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Cumberland Plateau

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About the Cumberland Plateau

The Cumberland Plateau is a plateau in the Southwestern Appalachians, extending from eastern Kentucky, through Tennessee and into northeastern Alabama, with the bulk of the region located within Tennessee.

This region is flatter than much of its surroundings, with gently rolling terrain throughout most of the region, and a few open low mountains. It is underlain by sandstone, conglomerate, shale, and siltstone, but this bedrock is covered in most area with relatively thick soils that are well-drained, acidic, and low in nutrients. The region has a humid subtropical climate which is cooler and has higher rainfall than surrounding low-elevation regions. Rainfall is high through most of the year, but there is a slightly drier season from August to October.

This area originally supported mostly the highly diverse mixed mesophytic forest, with American chestnut (Castanea dentata) and oaks on the drier sites. In the south of this region, chestnut and oak forest covered a greater portion of the uplands and the mesophytic forest was mostly limited to more sheltered ravines. The mesophytic forest included tuliptree (Liriodendron tulipifera), sugar maple (Acer saccharum), slippery elm (Ulmus rubra), white ash (Fraxinus americana), American beech (Fagus grandifolia), and eastern hemlock (Tsuga canadensis), and in the south, Ohio buckeye (Aesculus glabra). Drier sites supported chestnut, white oak (Quercus alba), and other oaks, and some pine, with pine becoming more common towards the south.

The forests here have been largely cleared, but many have regrown; the area was utilized for some time for agriculture, but much of the agriculture has been abandoned due to the poor fertility of the soil. There is some pastureland and less cropland remaining; the region produces mainly livestock, and some hay, corn, and tobacco. There has been significant mining here, and there are both reclaimed and unreclaimed mine lands. Logging and mining has degraded waterways in much of the region; the absence of calcareous soil minerals leads stream acidification to be a major problem here. This region is more populous than more rugged neighboring regions, but much of it is still sparsely-populated. The largest city is Crossville, TN, and there are a number of small towns as well as scattered rural residential development, mostly along the corridors where US Highways 70 and 127 and interstate 40 cut through the region.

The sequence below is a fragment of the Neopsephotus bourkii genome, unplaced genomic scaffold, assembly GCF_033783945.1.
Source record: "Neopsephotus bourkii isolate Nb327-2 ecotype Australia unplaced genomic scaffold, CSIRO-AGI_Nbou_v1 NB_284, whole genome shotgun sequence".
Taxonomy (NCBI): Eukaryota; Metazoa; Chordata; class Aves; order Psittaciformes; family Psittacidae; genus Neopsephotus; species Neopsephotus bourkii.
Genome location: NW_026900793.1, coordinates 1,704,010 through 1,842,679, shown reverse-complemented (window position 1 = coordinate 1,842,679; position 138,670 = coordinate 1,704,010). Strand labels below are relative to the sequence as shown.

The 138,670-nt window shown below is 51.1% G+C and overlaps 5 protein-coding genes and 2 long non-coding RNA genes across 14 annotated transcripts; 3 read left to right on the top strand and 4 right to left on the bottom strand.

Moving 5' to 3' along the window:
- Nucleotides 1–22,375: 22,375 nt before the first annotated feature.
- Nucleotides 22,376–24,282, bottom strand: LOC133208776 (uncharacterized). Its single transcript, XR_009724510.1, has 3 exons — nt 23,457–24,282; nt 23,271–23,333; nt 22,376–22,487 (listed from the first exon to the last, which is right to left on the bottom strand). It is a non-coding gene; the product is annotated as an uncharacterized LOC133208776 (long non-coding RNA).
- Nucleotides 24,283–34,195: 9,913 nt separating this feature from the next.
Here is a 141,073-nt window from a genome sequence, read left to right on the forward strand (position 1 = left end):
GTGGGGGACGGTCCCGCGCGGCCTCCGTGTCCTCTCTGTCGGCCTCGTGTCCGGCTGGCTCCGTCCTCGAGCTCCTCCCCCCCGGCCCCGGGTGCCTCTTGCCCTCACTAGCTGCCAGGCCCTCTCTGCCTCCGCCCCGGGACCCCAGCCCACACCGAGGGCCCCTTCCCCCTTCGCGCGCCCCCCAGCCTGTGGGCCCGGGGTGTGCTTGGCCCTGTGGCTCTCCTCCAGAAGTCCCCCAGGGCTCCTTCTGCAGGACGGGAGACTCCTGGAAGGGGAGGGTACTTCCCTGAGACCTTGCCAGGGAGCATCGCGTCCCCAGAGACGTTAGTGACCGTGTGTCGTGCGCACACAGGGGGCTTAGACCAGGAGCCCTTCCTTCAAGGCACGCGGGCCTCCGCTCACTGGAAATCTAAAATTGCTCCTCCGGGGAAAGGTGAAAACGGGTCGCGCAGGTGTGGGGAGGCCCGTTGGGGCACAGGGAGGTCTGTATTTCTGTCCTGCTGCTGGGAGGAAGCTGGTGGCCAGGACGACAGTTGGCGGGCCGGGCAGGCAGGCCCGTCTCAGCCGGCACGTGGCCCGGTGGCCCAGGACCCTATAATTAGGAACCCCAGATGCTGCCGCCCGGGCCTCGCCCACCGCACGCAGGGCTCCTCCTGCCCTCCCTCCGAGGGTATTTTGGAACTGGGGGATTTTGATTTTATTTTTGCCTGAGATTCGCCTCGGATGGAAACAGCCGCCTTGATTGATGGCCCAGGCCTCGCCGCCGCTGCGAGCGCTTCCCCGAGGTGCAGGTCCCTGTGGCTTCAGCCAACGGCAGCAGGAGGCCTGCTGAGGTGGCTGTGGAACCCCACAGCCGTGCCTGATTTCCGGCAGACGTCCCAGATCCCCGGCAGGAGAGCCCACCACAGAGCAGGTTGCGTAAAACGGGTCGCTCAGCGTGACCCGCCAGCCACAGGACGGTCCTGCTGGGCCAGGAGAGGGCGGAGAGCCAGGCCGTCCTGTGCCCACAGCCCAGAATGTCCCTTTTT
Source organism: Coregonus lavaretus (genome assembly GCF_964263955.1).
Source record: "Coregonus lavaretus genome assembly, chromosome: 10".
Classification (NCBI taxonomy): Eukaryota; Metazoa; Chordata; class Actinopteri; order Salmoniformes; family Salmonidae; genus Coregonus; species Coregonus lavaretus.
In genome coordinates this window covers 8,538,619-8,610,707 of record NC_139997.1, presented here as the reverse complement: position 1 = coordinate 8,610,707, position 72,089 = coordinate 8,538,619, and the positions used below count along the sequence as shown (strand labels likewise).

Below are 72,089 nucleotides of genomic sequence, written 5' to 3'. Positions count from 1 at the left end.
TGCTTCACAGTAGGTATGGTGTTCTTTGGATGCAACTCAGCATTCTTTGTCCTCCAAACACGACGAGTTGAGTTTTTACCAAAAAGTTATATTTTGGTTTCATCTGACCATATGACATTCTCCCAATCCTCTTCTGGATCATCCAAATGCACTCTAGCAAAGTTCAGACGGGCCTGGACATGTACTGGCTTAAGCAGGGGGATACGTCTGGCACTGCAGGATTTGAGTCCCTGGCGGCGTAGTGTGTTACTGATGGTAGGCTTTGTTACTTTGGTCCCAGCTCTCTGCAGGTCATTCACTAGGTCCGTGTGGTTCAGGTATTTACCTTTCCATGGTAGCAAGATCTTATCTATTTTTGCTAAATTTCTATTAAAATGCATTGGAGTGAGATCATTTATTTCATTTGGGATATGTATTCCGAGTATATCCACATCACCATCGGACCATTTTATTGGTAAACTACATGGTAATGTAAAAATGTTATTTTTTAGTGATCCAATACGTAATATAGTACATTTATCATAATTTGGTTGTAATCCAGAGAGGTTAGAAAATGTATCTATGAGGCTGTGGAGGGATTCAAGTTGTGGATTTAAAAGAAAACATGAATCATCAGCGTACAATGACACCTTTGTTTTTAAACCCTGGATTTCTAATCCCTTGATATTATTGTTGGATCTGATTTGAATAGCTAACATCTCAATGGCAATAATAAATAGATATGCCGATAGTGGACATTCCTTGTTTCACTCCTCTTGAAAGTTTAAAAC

The forest composition here has changed considerably; chestnut has been virtually eliminated by the blight, replaced by mixed oaks. Mixed oak forests are still common, as are mixed mesophytic forests on the more mesic sites. However, many of the forests here are in early-successional stages. Recently-abandoned agricultural land supports Virginia pine (Pinus virginiana), shortleaf pine (Pinus echinata), red maple (Acer rubrum), and tupelo (Nyssa sylvatica), except on lower and north-facing slopes, where early-successional forests are dominated by tuliptree and red maple.

This region is bordered to the northwest, and also surrounded to the south, and in the south of the region, also to the east, by the Plateau Escarpment, a steep, heavily-dissected region that represents a transition between this and the lower-elevation regions. The borders become more complex and irregular to the south of this region, and there is also an interior region where this escarpment descends into the separate Sequatchie Valley. In the north of this region, it is bordered to the east by the Dissected Appalachian Plateau and to the northeast by the Ohio/Kentucky Carboniferous Plateau.

Plant Lists & In-Region Search

We do not yet have data to generate plant lists for a region as fine-tuned as this one. However you can move up to the broader Southwestern Appalachians and generate lists for that region: native plants or all plants. Or search that region's plants here:


1. Woods, A.J., Omernik, J.M., Martin, W.H., Pond, G.J., Andrews, W.M., Call, S.M, Comstock, J.A., and Taylor, D.D. "Ecoregions of Kentucky (Poster)", U.S. Geological Survey, Reston, VA (2002) Web.

2. Griffith, G.E.; Omernik, J.M.; and Azevedo, S.H. "Ecoregions of Tennessee (Poster)", U.S. Geological Survey, Reston, VA (1998) Web.

3. Griffith, G.E., Omernik, J.M., Comstock, J.A., Lawrence, S., Martin, G., Goddard, A., Hulcher, V.J., and Foster, T. "Ecoregions of Alabama and Georgia (color poster with map, descriptive text, summary tables, and photographs)", U.S. Geological Survey, Reston, VA (2001) Web.